Aptostichus simus, based on this BugGuide image.  All indications are that this species is endemic to coastal dunes in Southern California.  According to an online article we located:  “The tradpoor spider Aptostichus simus inhabits coastal dunes of southern California and the California Channel Islands (Ramirez 1995).  It lives in burrows concentrated in and about stands of native dune vegetation and extending into the dunes amid litter and the root systems of the plants.”

Thanks so much for the reply! So interesting to learn! :) I just moved out here from NJ and can’t wait to discover more things I didn’t find there!


Subject: What’s That Bug! — Super Small Edition
Location: Bay Area, California
February 5, 2016 4:49 pm
Dear Bugman,
Hello! Thanks for all your passion of the field you share online. Thought I’d add one to the mix for fun.
We’ve been seeing two or three of these very small insects on our bathroom counter every day (second floor). Our apartment is surrounded by gardens, and within reasonable proximity to water.
I’ve seen the bugs jump quick magnificently, but I don’t think they can fly. For reference, my pointer finger is in the shot (30 year-old male). So yes, they’re small. Any guesses?
Thanks for your time!
Signature: R



Dear R,
This is an Elongate Bodied Springtail in the order Entomobryomorpha and probably the family Entomobryidae, the Slender Springtails.  You can see some similar images on BugGuide.  Springtails are considered benign creatures, though when they are plentiful, they may pose a nuisance, especially indoors.



Subject: Caterpillar found in Penang Butterfly Farm
Location: Penang, Malaysia
February 6, 2016 4:20 am
Hello, I took this picture in 2011 at Penang Butterfly Farm, Malaysia, early February. I would be ever so grateful if you could identify it. I’ve been searching online and can’t find one that looks like it.
Kind regards,
Signature: Aeve Pomeroy


Leopard Lacewing Caterpillars

Dear Aeve,
We found your species of caterpillar, also taken at the Penang Butterfly Farm, pictured on the Tennyson Lee blog, but alas, it is not identified.  Onewayticketmsia also has an unidentified image from the Penang Butterfly Farm.  We eventually found the entire life cycle of the Leopard Lacewing,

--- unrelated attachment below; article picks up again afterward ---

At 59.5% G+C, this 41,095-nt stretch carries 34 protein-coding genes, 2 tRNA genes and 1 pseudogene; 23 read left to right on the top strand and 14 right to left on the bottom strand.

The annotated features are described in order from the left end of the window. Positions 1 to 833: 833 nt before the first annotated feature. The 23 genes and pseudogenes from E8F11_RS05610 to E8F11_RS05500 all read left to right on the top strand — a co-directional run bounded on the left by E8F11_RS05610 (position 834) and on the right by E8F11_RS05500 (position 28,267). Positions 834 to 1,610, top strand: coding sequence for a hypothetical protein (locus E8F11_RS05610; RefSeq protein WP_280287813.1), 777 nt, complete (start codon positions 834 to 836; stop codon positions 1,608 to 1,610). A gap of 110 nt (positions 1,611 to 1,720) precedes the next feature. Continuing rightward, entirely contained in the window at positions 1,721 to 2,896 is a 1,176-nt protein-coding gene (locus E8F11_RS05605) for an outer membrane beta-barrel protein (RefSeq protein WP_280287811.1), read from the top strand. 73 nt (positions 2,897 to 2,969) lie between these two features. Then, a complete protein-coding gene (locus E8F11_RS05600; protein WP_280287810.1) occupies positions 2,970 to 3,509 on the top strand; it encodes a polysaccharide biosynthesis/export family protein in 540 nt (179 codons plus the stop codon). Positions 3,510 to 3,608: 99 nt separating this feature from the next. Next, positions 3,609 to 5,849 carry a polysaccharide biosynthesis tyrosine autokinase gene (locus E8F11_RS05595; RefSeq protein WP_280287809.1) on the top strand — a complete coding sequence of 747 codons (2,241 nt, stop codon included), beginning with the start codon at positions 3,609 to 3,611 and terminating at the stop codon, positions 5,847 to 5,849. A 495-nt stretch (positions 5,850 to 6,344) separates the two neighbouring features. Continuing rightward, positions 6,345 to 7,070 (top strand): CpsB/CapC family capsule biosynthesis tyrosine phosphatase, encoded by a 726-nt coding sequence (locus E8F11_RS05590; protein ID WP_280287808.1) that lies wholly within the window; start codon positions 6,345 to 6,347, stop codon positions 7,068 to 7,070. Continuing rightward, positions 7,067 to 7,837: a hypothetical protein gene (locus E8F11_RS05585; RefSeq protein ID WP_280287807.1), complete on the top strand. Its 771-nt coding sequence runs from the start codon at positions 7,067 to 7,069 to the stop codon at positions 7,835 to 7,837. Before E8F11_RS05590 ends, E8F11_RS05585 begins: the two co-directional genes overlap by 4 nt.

Cethosia cyane, pictured on the Butterflies of Singapore site, and we are satisfied that is a correct identification.  According to the site:  “The local host plant adopted by Leopard Lacewing as it spread quickly across the island is Passiflora foetida, a member of the Passifloraceae family commonly found in wastelands. In captive setting, the Leopard Lacewing has also been breed succesfully on another plant in the same family, Adenia macrophylla var. singaporeana, a plant which only occurs naturally within the catchment reserves. This might account for the sightings of Leopard Lacewing in some areas of the nature reserves.  The caterpillars of the Leopard Lacwing feed on the leaves, young shoots and outer surface of older stems of the host plant. The Leopard Lacewing caterpillars are gregarious throughout all five instars, often eating (leaves and stems), resting and moulting together in groups.”  According to Butterfly Circle:  “the larvae and adult butterflies display a distinct warning coloration that advertises their unpalatable nature to potential predators. When handled, they often exude a noxious odor generated from the ingested passion vine organic compounds.”

Dear Daniel,
That’s wonderful you have found it! Thank you so much for taking time to do this, and for the information given.
You are welcome to keep the photo and use freely if it is useful for your website, or anything else. I also have a photo of the adult Leopard Lacewing if that might be useful too.
Have a great weekend,